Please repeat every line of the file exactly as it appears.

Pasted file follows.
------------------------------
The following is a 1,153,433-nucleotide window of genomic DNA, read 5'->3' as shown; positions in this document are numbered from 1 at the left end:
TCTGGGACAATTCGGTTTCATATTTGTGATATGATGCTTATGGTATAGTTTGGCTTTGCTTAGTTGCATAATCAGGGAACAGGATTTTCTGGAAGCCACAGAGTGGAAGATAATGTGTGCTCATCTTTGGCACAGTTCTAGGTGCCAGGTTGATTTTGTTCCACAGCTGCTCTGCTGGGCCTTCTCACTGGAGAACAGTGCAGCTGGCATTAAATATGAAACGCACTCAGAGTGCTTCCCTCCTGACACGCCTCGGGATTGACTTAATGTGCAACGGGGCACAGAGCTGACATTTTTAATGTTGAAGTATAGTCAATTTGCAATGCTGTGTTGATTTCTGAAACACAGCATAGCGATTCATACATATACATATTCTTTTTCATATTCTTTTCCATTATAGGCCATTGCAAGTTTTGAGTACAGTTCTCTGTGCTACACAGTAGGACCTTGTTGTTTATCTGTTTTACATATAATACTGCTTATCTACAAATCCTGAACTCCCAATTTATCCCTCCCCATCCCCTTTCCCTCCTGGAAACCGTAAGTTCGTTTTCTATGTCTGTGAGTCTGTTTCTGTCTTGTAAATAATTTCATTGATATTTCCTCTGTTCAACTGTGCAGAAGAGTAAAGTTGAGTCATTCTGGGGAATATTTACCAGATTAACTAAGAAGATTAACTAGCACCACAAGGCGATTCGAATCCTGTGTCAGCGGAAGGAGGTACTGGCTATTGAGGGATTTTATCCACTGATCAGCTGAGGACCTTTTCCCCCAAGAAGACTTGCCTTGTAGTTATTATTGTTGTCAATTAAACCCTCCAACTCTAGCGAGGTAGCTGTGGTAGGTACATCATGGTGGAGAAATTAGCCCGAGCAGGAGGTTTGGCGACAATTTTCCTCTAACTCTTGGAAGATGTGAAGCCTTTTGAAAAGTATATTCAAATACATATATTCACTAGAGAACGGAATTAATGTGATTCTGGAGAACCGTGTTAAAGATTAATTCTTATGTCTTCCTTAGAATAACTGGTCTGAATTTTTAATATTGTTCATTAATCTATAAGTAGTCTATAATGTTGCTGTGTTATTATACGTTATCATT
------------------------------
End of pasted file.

The following is a 1,153,433-nucleotide window of genomic DNA, read 5'->3' as shown; positions in this document are numbered from 1 at the left end:
TCTGGGACAATTCGGTTTCATATTTGTGATATGATGCTTATGGTATAGTTTGGCTTTGCTTAGTTGCATAATCAGGGAACAGGATTTTCTGGAAGCCACAGAGTGGAAGATAATGTGTGCTCATCTTTGGCACAGTTCTAGGTGCCAGGTTGATTTTGTTCCACAGCTGCTCTGCTGGGCCTTCTCACTGGAGAACAGTGCAGCTGGCATTAAATATGAAACGCACTCAGAGTGCTTCCCTCCTGACACGCCTCGGGATTGACTTAATGTGCAACGGGGCACAGAGCTGACATTTTTAATGTTGAAGTATAGTCAATTTGCAATGCTGTGTTGATTTCTGAAACACAGCATAGCGATTCATACATATACATATTCTTTTTCATATTCTTTTCCATTATAGGCCATTGCAAGTTTTGAGTACAGTTCTCTGTGCTACACAGTAGGACCTTGTTGTTTATCTGTTTTACATATAATACTGCTTATCTACAAATCCTGAACTCCCAATTTATCCCTCCCCATCCCCTTTCCCTCCTGGAAACCGTAAGTTCGTTTTCTATGTCTGTGAGTCTGTTTCTGTCTTGTAAATAATTTCATTGATATTTCCTCTGTTCAACTGTGCAGAAGAGTAAAGTTGAGTCATTCTGGGGAATATTTACCAGATTAACTAAGAAGATTAACTAGCACCACAAGGCGATTCGAATCCTGTGTCAGCGGAAGGAGGTACTGGCTATTGAGGGATTTTATCCACTGATCAGCTGAGGACCTTTTCCCCCAAGAAGACTTGCCTTGTAGTTATTATTGTTGTCAATTAAACCCTCCAACTCTAGCGAGGTAGCTGTGGTAGGTACATCATGGTGGAGAAATTAGCCCGAGCAGGAGGTTTGGCGACAATTTTCCTCTAACTCTTGGAAGATGTGAAGCCTTTTGAAAAGTATATTCAAATACATATATTCACTAGAGAACGGAATTAATGTGATTCTGGAGAACCGTGTTAAAGATTAATTCTTATGTCTTCCTTAGAATAACTGGTCTGAATTTTTAATATTGTTCATTAATCTATAAGTAGTCTATAATGTTGCTGTGTTATTATACGTTATCATT